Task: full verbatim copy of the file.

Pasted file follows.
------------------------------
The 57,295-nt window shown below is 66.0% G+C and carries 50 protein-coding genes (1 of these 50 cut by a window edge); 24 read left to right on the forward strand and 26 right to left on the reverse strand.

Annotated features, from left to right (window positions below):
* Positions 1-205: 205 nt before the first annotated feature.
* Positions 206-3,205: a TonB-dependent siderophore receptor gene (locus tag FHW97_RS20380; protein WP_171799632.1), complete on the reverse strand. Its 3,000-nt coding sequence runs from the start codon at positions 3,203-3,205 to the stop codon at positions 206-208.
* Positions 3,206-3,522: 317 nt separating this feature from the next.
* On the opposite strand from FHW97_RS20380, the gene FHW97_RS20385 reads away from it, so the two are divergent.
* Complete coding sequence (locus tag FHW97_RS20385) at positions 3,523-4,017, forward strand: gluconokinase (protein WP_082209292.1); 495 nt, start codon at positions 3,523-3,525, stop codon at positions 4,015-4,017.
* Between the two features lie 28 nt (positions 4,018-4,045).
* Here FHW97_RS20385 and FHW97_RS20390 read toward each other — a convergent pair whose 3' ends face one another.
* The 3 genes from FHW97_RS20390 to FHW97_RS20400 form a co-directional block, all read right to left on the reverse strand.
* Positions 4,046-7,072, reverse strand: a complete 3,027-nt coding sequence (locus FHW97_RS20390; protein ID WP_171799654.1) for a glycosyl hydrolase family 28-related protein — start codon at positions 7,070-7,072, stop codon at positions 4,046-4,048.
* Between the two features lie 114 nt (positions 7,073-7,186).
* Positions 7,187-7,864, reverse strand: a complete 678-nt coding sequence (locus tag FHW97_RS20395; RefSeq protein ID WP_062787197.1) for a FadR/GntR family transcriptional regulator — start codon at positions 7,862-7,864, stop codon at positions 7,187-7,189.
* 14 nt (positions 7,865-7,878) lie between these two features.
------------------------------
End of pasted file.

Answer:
The 57,295-nt window shown below is 66.0% G+C and carries 50 protein-coding genes (1 of these 50 cut by a window edge); 24 read left to right on the forward strand and 26 right to left on the reverse strand.

Annotated features, from left to right (window positions below):
* Positions 1-205: 205 nt before the first annotated feature.
* Positions 206-3,205: a TonB-dependent siderophore receptor gene (locus tag FHW97_RS20380; protein WP_171799632.1), complete on the reverse strand. Its 3,000-nt coding sequence runs from the start codon at positions 3,203-3,205 to the stop codon at positions 206-208.
* Positions 3,206-3,522: 317 nt separating this feature from the next.
* On the opposite strand from FHW97_RS20380, the gene FHW97_RS20385 reads away from it, so the two are divergent.
* Complete coding sequence (locus tag FHW97_RS20385) at positions 3,523-4,017, forward strand: gluconokinase (protein WP_082209292.1); 495 nt, start codon at positions 3,523-3,525, stop codon at positions 4,015-4,017.
* Between the two features lie 28 nt (positions 4,018-4,045).
* Here FHW97_RS20385 and FHW97_RS20390 read toward each other — a convergent pair whose 3' ends face one another.
* The 3 genes from FHW97_RS20390 to FHW97_RS20400 form a co-directional block, all read right to left on the reverse strand.
* Positions 4,046-7,072, reverse strand: a complete 3,027-nt coding sequence (locus FHW97_RS20390; protein ID WP_171799654.1) for a glycosyl hydrolase family 28-related protein — start codon at positions 7,070-7,072, stop codon at positions 4,046-4,048.
* Between the two features lie 114 nt (positions 7,073-7,186).
* Positions 7,187-7,864, reverse strand: a complete 678-nt coding sequence (locus tag FHW97_RS20395; RefSeq protein ID WP_062787197.1) for a FadR/GntR family transcriptional regulator — start codon at positions 7,862-7,864, stop codon at positions 7,187-7,189.
* 14 nt (positions 7,865-7,878) lie between these two features.